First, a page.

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WHERE IC PROFESSIONALS COME TO TALK

'LISTEN, LISTEN, LISTEN': IC EXPERTS' ADVICE TO THOSE STARTING OUT IN THE SECTOR

When you’ve been in internal comms for a few years, you pick up a few tips and tricks to make the job run a little easier. But where do you start when you’re new to the sector? We asked some internal comms pros, what advice would you give someone starting out in IC?

4th June 2018

Take advantage of opportunities to get out and about in your organisation to find out more about what it does, how it works and get your presence known. The relationships you build will be invaluable – whether that's getting sign-off for comms or being in the loop so you hear about the great things your people are up to so you can share it!
Lisa Riemers, freelance digital communications specialist


Understand how business works – not just your business, but the general principles all businesses work on. The sooner you can hold conversations about the world your leaders operate in, the more credible you’ll be.
Cathryn King, director and consultant, InsideOut Communications


Pick your battles, but hold yourself and your work to the same standard you’d expect as a consumer. And if the IT or risk team wants to make things more complex, keep asking ‘why’ until you get an actual reason.
Kevin Zimmerman, internal communications leader


Always look for ways of adding value to everything you do, try to be creative, have fun with your colleagues and take calculated risks – but allow yourself to make mistakes. And enjoy it – a fantastic career awaits!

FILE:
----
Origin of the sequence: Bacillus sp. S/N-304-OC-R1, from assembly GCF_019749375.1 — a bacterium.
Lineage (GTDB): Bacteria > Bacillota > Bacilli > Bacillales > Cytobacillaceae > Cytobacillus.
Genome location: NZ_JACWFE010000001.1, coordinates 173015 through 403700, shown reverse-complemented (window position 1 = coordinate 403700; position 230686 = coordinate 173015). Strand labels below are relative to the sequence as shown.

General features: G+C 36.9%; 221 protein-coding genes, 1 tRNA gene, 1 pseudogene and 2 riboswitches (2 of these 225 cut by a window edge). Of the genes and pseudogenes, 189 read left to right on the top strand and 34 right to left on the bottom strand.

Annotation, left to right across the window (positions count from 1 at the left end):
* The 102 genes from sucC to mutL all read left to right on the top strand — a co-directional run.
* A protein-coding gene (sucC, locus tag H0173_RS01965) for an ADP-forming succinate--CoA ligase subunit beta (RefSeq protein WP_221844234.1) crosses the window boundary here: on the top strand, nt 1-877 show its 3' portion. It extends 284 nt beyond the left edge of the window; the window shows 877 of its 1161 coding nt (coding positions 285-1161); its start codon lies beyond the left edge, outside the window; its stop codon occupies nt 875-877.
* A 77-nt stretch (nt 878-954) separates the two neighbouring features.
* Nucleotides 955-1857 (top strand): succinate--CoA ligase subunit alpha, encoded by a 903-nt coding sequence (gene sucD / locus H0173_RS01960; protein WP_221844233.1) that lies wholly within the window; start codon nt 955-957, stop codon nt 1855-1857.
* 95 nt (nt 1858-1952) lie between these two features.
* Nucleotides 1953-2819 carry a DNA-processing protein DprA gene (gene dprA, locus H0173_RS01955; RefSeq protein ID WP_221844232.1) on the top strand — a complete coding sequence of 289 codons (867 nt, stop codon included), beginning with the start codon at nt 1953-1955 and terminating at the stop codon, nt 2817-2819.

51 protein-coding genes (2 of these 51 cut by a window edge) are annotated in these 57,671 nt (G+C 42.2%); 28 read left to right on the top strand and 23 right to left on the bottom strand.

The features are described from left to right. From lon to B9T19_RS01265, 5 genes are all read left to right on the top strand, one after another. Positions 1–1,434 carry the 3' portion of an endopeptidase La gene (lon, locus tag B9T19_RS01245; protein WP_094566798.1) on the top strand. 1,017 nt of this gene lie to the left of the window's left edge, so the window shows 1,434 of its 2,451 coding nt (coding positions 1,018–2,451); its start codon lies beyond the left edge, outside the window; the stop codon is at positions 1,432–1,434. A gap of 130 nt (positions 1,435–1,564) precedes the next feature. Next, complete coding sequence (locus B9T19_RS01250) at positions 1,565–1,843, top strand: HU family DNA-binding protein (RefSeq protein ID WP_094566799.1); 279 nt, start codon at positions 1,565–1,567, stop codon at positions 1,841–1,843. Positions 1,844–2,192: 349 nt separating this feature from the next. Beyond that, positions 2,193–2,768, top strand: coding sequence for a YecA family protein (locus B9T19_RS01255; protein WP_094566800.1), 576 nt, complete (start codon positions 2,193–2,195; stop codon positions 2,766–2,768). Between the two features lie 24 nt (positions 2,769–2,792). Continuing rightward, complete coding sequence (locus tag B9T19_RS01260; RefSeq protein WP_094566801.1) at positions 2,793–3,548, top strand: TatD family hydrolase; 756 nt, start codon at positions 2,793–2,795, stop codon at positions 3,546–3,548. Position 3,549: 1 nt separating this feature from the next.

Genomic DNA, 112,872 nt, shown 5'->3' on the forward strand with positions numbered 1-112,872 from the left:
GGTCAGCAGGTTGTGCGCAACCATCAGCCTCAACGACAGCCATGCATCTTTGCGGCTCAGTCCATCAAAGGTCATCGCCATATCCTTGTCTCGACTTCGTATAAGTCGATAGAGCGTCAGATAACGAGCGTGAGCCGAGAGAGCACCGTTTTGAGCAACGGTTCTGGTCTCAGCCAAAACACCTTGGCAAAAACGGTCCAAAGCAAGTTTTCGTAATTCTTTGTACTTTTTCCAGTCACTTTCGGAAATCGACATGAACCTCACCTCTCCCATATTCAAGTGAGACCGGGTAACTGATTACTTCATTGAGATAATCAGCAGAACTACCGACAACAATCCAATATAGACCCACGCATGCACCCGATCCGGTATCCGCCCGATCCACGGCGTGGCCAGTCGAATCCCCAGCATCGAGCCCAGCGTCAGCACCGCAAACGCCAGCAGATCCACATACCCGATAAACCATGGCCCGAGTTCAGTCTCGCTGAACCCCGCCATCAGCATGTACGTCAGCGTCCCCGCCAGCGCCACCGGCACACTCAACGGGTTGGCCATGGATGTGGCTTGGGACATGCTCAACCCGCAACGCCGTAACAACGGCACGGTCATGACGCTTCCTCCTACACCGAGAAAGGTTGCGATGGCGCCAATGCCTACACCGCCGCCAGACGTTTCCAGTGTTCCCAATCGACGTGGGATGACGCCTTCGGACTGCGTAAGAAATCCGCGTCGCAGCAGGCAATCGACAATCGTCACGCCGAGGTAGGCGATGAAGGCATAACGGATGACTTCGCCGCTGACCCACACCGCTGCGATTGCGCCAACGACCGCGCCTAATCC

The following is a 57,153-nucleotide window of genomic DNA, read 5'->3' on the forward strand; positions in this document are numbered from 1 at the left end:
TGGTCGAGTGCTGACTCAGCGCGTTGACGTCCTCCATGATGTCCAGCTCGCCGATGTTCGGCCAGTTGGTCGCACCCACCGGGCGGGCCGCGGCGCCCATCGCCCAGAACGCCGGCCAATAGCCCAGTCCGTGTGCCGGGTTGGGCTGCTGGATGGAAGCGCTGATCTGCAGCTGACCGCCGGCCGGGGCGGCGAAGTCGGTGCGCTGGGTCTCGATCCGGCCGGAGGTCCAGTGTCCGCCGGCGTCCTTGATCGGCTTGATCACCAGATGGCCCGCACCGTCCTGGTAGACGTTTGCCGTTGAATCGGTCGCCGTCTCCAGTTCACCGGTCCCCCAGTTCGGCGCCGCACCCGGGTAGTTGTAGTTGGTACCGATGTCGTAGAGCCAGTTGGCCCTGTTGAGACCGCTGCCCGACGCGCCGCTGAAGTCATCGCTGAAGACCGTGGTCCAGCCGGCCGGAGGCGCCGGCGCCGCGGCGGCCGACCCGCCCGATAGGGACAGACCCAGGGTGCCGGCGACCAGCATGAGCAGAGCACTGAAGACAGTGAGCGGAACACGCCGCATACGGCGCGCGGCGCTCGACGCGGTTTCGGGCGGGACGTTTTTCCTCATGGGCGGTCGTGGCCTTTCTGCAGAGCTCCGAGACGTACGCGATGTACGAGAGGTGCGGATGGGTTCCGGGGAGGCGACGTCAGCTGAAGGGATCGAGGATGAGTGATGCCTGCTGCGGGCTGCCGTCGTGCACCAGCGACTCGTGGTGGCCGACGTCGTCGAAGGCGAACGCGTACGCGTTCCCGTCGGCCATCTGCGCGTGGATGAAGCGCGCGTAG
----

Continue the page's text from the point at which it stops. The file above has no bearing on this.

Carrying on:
Janet Lessells, leadership communications manager, SGN 


Don’t be desk-bound. Wander around and find out what people are talking about, what questions they have, what their concerns are. If you’re desk-bound in IC, you’re probably a mouthpiece for senior managers.
James Miller, digital communications  specialist, Advertising Standards Authority


1) Get to know people, create your internal network across the company and spend some time in the cafeteria. 2) Listen, listen, listen. 3) Do not assume, always check understanding and test. 4) Be perseverant: if you are pushed out by the door, get in by the window.
Judith Desporte, senior consultant, ITGE Groupe
 

First of all, be a good listener of your stakeholders, position your team as an ever-helpful support and embrace the art of gathering: translate what you’ve heard into key communications solutions.
Talita Barbary, communications assistant, Seguradora Lider


Understanding your audience can be your biggest asset. Talk to people, listen, look at the data, remember how people respond to different messages/changes. Use all of that to become the best person in your organisation at predicting how staff will respond to a message/change. Start predicting with accuracy and your credibility will grow.
Oli Howard, internal communication and engagement professional